First-ever Arctic ozone hole: How it formed, what it may mean
It seems Antarctica isn’t the only part of Earth to have an ozone hole in our lifetime. Move on over Antarctica, you have a new player in the game.
It’s the Arctic.
Researchers have been saying for some years that Earth’s ozone layer might recover more slowly if indeed Earth is getting warmer. Now we have dramatic evidence of this possibility, announced by researchers in an article in the journal Nature on October 2, 2011. The researchers said that in the northern spring of 2011, massive ozone destruction of 80% occurred 18 to 20 kilometers (about 12 miles) above the Arctic ice sheet, in the part of the atmosphere known as Earth’s stratosphere. That makes 2011 the first year – ever – that an ozone hole has been observed in the Arctic. These scientists said:
For the first time, sufficient loss occurred to reasonably be described as an Arctic ozone hole.
Some degree of ozone loss above the northern Arctic – and the formation of an actual ozone hole above the southern Antarctic – have been have been annual events, measured in past decades, during the poles’ respective winters. The Antarctic ozone hole has been seen to open above Earth’s southern continent in winter each year since the mid-1980s, when the scientists of the British Antarctic Survey first reported its existence, also in the journal Nature.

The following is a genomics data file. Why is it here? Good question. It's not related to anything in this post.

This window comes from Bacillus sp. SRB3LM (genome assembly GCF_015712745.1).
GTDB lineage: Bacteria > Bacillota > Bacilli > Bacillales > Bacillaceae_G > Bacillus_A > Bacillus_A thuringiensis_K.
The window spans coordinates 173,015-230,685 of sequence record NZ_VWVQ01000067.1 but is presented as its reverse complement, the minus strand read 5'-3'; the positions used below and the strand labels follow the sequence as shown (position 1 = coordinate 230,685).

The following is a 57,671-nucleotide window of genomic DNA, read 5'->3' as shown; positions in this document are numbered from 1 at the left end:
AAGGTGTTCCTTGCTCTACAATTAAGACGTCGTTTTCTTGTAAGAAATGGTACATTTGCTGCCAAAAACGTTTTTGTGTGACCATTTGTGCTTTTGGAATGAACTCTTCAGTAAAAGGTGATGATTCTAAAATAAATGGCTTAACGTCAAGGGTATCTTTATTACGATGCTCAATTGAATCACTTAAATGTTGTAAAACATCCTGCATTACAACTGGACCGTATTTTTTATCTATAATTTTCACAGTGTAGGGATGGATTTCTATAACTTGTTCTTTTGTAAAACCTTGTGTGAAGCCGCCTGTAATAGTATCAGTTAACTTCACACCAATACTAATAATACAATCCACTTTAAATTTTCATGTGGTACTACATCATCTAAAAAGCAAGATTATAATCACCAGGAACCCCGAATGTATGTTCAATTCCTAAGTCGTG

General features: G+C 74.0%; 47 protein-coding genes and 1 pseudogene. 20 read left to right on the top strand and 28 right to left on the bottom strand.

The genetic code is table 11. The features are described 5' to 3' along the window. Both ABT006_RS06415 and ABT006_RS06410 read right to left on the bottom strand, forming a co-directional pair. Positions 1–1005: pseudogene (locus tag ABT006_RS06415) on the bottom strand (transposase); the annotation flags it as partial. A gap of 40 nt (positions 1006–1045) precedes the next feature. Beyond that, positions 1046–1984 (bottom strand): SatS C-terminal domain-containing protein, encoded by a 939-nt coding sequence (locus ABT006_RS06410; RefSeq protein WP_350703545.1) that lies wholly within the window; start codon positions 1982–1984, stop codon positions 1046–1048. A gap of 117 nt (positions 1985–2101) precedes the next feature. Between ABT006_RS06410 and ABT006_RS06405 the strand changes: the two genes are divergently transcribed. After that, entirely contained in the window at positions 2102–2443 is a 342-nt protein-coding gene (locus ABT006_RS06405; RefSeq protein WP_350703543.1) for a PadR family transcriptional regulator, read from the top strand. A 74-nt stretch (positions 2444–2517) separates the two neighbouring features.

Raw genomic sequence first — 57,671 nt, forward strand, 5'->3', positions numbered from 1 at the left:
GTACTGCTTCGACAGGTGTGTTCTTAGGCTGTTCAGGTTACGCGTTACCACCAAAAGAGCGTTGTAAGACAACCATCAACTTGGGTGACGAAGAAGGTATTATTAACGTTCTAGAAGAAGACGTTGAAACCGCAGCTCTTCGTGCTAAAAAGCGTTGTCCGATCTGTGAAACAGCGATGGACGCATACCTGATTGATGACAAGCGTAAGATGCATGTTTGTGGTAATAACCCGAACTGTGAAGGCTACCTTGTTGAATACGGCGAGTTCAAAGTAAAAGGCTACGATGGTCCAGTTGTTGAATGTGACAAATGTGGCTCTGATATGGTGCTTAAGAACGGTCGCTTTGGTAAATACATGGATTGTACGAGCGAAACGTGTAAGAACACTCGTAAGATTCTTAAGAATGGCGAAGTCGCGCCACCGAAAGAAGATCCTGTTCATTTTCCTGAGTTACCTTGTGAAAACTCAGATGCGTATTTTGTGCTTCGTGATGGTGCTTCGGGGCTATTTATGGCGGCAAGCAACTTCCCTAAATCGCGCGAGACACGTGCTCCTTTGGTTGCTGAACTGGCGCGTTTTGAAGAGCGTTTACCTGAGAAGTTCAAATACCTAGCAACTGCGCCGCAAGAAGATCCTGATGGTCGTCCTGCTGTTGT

We humans need Earth’s ozone. The ozone layer protects living things on Earth from harmful ultraviolet radiation. If there were not an ozone layer, skin cancers and crop failure would increase. Without protective ozone, earthly life would be unable to survive. There is already speculation that the 2011 Arctic ozone hole might have caused noticeable reductions in Europe’s winter wheat crop, for example.
Chlorofluorocarbons, also known as CFCs, are the direct cause of ozone depletion. CFCs – primarily composed of chlorine, fluorine, carbon, and hydrogen – were commonly found in coolants, refrigerants, and various aerosols until their effect on ozone began to be recognized by scientists. That recognition came shortly before the announcement of the first Antarctic ozone hole in 1985.
CFCs damage ozone when temperatures are especially cold. The discovery that CFC production greatly contributed to the depletion of the ozone layer in Antarctica in the 1980s led to the Montreal Protocol in 1987, which has greatly decreased the use of CFCs. CFCs are difficult to remove from Earth’s atmosphere, however, and can stay in the atmosphere for decades before levels begin to minimize.
Why did an ozone hole form in the Arctic this year? The ozone layer is located in our stratosphere, which is roughly 15 to 50 kilometers above Earth’s surface. We live in Earth’s troposphere, which starts at our planet’s surface and extends 15 kilometers from the ground. All of our weather happens in the troposphere. As you move higher in the troposphere, temperatures become colder.
But when you leave the troposphere – and enter the stratosphere – an inversion occurs where temperatures begin to warm. During this past winter, the stratosphere was unusually cold for a longer-than-ususal period of time. Those colder temperatures are the reason for the Arctic ozone hole.